And when you provide the best solution, typically, you can charge a little bit more for that level of service, that level of capability. So that's -- our goal with SAFE/STAR is to expand our market share, expand our footprint. And we think we are getting quite a bit of interest in that program. And we continue to see, I think, we're up to about 7 or 8 deals now. It is a really valuable tool in our toolbox for certain customers and should allow us to, again, find some really accretive pockets that wouldn't be available to us otherwise.

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Jade Joseph Rahmani, Keefe, Bruyette, & Woods, Inc., Research Division - Director [51]

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And just thinking about the turmoil that's played out in the mortgage REIT and that fund space, a lot of those lenders are highly dependent credit facility and repo financing that has mark-to-market provisions.

iStar historically was active in the transitional property space, and I think some of the Safehold investments are on properties that have a lot of construction elements as an example. Are you looking to provide ground lease financing on transitional properties? Or is the core focused on existing stabilized assets?

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Marcos Alvarado, Safehold Inc. - President & CIO [52]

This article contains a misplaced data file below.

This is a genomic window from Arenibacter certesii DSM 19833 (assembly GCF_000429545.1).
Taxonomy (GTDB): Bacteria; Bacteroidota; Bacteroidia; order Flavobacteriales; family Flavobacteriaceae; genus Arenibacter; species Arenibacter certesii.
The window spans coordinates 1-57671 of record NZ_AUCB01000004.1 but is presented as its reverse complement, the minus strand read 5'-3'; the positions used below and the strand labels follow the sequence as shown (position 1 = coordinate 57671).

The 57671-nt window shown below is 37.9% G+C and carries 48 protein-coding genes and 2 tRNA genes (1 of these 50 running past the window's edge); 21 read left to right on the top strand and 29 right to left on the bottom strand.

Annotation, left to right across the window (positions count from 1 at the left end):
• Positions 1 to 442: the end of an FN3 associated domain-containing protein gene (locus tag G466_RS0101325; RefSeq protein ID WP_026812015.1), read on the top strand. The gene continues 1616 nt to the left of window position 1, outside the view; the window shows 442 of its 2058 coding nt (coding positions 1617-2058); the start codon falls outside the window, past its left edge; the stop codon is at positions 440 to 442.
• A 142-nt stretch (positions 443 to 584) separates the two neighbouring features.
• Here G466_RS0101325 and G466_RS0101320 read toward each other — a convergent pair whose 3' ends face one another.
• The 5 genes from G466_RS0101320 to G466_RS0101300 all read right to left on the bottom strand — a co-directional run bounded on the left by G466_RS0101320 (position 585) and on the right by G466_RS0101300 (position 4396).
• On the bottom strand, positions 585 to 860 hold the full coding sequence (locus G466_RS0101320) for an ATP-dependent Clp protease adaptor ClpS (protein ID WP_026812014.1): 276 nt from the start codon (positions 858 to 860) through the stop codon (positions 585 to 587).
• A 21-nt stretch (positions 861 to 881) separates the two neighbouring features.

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Jade, I'd say we look at everything. And so some of the SAFE/STAR activity that's in our -- kind of fits that transitional bucket where capital has somewhat dried up. And our one-stop capital solution is able to offer our clients a solution, whether they have a construction loan coming due or a bridge loan coming due. And so we're having a fair amount of dialogue, especially in the multi space across these "transitional assets."

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Jade Joseph Rahmani, Keefe, Bruyette, & Woods, Inc., Research Division - Director [53]

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Okay. I wanted to find out if you could quantify the value you attribute to residual rights when you underwrite a ground lease. Is it on an NPV basis so far into the future that it doesn't have a material impact on your underwriting? Or is there some percentage that historically you equate to represent the value of those residual rights?

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Jay S. Sugarman, Safehold Inc. - CEO & Chairman [54]

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Well, we always start with the cash flow stream, Jade, to make sure that we think the deal is accretive right out of the box. As we've said before, as the portfolio grows, scales and diversifies, we think we're building an asset class in the unrealized capital appreciation account that can be monetized. And people will begin to understand its value as it gets bigger and more scaled. We have not incorporated that into our underwriting to date. We would like to be a little bit larger and a little bit bigger footprint before we really start to think about how to get that kind of value into the shareholder equation in a meaningful way.

And when that happens, then certainly, that can become part of the underwriting thought process. But right now, we're primarily focused on the cash flow component to build the business to get it to scale. And then as we get to scale, you'll see both the growth components and the unrealized capital appreciation components start to be more of a focus.